Brian Williams is a high school junior and a five-star safety recruit in the class of 2019. He’s the best player in the country at his position, according to the industry consensus, and he’s been committed to Texas A&M since January.
But he’s already a three-time national champion and counting in the football games that matter most: video games.
Williams was in middle school when EA Sports stopped making its NCAA Football series after 2013. A few months ago, Williams was missing the game, so he made a decision.
“I just got the PlayStation 3 a few months ago, just to play NCAA Football again,” the Dallas Bishop Dunne product told SB Nation at a recruiting camp in Dallas last weekend.
“I made Eastern Michigan into a powerhouse.”
Williams has created a virtual juggernaut in Ypsilanti.
The Eagles are one of FBS’ most historically moribund programs, which made them an excellent choice for gamers looking to build a program from the ground up. The real-life EMU could never land a player like Williams, but a video gamer like Williams is always going to want the challenge of turning EMU into something special.
“First, I had to find some plays that would work to win some games, and then I had to recruit. But yeah, from there, I found a good offense, found some good quarterbacks to run it, and just built up from there,” Williams explained. He’s now in his sixth year, and EMU’s speed and offensive creativity has blown away the MAC and driven the program to heights only matched this century by the Crimson Tide.
Williams designed his own playbook, a mixture of items from the game’s Oregon and “spread offense” playbooks. He recruited a quarterback who ran a 4.2-second 40-yard dash and was classified as an “athlete.” His money play is a Y-lead read option, in which a running back stands offset from the QB with an H-back in front of him and three receivers, two on one side of the field. The H-back either lead blocks for a QB keeper, or the running back cuts back and goes into open grass.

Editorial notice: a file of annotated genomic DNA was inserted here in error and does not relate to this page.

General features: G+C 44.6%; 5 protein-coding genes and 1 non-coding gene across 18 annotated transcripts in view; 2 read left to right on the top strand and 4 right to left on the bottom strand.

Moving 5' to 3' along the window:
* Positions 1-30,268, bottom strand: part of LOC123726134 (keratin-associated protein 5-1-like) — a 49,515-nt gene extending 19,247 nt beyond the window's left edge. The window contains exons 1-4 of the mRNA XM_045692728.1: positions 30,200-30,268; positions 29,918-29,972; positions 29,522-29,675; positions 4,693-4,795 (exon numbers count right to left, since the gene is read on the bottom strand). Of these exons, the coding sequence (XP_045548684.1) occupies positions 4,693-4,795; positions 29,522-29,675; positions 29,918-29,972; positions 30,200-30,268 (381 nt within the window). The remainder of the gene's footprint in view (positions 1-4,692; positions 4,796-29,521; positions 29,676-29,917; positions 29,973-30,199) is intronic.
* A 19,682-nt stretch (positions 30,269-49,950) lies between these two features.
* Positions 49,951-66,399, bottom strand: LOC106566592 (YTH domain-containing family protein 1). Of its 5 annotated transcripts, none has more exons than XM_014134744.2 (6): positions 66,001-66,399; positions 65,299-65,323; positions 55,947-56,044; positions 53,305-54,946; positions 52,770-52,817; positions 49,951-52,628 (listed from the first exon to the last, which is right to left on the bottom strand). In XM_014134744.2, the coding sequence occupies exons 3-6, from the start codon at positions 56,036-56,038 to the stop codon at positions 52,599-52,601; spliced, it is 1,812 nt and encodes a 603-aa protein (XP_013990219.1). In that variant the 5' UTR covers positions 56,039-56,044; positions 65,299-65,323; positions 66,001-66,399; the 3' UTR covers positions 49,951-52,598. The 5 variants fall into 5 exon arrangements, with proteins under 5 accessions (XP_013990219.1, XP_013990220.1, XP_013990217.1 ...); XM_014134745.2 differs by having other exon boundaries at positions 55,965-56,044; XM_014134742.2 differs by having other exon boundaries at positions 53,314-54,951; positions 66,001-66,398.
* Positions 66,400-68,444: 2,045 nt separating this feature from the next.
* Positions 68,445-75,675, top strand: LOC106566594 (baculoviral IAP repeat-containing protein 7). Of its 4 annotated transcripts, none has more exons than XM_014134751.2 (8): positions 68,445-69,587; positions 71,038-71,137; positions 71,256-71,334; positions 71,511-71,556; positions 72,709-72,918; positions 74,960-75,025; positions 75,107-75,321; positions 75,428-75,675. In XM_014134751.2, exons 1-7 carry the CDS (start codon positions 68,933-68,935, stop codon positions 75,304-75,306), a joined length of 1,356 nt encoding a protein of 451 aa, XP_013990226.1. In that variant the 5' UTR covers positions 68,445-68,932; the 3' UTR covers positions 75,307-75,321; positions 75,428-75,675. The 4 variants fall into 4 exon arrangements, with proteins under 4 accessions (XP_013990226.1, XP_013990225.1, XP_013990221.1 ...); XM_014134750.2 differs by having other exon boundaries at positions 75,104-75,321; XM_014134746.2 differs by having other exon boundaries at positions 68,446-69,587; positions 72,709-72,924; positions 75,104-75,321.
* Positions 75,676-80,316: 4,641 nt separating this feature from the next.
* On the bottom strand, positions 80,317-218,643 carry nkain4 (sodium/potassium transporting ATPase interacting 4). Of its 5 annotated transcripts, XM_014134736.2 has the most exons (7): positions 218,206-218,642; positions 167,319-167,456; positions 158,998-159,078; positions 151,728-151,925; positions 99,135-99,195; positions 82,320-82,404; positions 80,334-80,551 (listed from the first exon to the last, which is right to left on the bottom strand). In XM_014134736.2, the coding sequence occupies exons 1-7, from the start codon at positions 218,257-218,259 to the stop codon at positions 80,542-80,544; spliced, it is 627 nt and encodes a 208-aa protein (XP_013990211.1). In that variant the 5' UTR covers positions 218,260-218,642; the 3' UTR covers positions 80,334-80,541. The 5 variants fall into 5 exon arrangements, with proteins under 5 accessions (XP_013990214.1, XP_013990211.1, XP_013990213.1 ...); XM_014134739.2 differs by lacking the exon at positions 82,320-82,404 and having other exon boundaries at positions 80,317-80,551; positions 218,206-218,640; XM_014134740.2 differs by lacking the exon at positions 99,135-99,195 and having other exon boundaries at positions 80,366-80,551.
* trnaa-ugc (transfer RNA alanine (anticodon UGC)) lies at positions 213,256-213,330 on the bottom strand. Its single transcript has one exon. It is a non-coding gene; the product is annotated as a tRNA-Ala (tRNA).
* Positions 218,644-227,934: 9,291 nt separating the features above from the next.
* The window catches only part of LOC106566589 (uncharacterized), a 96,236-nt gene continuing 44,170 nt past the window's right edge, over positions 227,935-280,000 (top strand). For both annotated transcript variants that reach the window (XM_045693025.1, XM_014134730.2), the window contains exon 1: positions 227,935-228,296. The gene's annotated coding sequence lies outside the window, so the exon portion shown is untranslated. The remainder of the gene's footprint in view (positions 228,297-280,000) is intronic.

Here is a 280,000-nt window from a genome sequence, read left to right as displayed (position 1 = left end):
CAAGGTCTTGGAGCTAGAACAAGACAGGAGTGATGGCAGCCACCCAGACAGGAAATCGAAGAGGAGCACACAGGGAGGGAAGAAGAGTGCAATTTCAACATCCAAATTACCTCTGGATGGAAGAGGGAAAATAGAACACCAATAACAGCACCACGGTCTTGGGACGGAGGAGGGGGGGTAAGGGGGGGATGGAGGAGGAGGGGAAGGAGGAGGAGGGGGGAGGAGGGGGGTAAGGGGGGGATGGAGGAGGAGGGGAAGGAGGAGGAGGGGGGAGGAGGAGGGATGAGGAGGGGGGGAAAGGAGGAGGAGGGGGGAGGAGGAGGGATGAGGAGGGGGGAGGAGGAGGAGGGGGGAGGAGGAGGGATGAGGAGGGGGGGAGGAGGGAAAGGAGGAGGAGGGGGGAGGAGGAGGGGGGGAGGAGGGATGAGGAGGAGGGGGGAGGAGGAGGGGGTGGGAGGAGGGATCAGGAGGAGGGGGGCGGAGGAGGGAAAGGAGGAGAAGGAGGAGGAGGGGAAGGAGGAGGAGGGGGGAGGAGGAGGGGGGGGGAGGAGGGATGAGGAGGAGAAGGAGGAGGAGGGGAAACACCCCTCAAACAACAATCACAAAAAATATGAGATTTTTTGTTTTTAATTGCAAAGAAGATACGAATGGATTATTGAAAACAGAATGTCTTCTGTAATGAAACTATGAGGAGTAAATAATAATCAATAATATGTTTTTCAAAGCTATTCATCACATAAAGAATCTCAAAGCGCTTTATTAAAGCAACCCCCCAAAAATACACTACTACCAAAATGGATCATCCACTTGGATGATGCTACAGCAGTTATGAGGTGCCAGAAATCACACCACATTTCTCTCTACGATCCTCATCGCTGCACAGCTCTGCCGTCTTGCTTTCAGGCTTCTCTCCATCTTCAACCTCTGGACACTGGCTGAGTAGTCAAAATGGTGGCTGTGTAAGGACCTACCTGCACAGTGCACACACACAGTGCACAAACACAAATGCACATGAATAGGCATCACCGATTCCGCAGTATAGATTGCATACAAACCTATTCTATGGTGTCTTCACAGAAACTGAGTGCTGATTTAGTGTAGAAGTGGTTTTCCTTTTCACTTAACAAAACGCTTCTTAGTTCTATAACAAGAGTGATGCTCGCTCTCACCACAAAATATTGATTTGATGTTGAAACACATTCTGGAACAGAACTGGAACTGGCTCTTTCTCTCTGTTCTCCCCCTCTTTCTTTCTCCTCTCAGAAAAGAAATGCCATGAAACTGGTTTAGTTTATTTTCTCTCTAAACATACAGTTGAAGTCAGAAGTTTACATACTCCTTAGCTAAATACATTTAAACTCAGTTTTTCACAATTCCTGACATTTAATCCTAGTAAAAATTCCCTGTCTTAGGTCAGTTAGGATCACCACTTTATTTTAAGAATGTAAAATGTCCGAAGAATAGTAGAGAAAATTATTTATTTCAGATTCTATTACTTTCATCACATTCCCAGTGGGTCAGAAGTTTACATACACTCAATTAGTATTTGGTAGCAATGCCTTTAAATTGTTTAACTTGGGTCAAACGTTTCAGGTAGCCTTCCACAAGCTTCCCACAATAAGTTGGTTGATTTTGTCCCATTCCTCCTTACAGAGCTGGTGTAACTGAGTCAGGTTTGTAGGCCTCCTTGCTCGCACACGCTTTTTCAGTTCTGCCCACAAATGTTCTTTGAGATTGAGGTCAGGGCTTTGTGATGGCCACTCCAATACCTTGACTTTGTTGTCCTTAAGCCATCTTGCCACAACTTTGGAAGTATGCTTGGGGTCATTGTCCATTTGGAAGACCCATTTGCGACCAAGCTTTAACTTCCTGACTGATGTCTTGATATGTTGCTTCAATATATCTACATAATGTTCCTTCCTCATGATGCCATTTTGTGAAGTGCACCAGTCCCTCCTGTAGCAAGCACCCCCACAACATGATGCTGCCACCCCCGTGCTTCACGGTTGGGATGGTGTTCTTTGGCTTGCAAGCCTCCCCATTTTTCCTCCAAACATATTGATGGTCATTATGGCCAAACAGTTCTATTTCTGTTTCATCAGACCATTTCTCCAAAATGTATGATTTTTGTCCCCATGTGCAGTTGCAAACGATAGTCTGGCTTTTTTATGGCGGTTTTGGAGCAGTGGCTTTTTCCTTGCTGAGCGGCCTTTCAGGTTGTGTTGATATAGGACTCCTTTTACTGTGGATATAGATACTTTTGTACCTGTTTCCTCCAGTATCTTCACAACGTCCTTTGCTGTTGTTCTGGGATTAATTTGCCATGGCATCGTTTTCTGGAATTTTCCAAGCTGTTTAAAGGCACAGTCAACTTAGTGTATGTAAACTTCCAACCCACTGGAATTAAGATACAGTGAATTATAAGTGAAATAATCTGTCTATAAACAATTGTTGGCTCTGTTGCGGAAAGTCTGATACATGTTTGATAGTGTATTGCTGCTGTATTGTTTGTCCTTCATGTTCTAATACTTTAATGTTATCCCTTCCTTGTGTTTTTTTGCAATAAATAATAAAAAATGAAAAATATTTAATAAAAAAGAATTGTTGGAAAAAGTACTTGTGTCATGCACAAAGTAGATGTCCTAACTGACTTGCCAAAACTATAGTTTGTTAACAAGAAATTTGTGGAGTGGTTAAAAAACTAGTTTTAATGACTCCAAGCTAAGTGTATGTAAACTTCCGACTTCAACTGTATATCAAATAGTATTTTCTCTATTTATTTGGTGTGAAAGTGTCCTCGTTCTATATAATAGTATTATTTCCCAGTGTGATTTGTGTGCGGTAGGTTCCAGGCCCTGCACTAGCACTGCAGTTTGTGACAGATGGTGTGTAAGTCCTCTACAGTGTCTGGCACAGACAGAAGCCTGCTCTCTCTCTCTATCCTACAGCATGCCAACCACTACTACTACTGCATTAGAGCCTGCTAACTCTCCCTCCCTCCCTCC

“Works every time,” Williams assures.
Williams said he had the country’s No. 10 recruiting class last season. He’s not getting many five-star prospects to EMU yet, but four-stars have started committing in droves.
Star players enjoy college football video games the same way you do. Baker Mayfield used to create himself (as a running back, actually) and play NCAA games when he was a kid.
Next: Helping A&M build an actual juggernaut in College Station.
We’d gotten to talking about video games because Williams plans to study engineering at A&M, with an eye toward becoming a computer engineer.
He’s interested in designing apps or video games some day, which means he’s positioned to accomplish two things that haven’t happened a while: Make a popular football video game, and help Texas A&M win something significant. Williams will keep getting interest from every major program in the country, but he sounds locked in with the Aggies.
“Just from my unofficial [visit], going and talking to someone from the computer engineering department and then athletics, as well, the department of football. Just talking to them and feeling comfortable being able to be an engineer and play football,” he said.
Williams would get to play for two coaches — Jimbo Fisher and coordinator Mike Elko — with whom he’s hit it off well. And he gets to stay close to home.
“It’s Texas. It’s SEC,” he said. “It doesn’t get better than that.”
Williams only did a couple of workouts at the Dallas camp where we spoke, but it’s not difficult to see where all the hype comes from. He’s about 6 feet, and he has the athletic fluidity to change directions quickly and pounce on the ball. He has the potential to help Fisher’s defenses in the same way Derwin James did at Florida State.
“I’m an all-around safety,” Williams said. “I have great ball skills; I can catch a lot of picks, but I can also play in the box or play from the high safety and make tackles. I have a great football IQ, and I’m a team-first player. I’m just gonna do whatever it takes for my team to win.”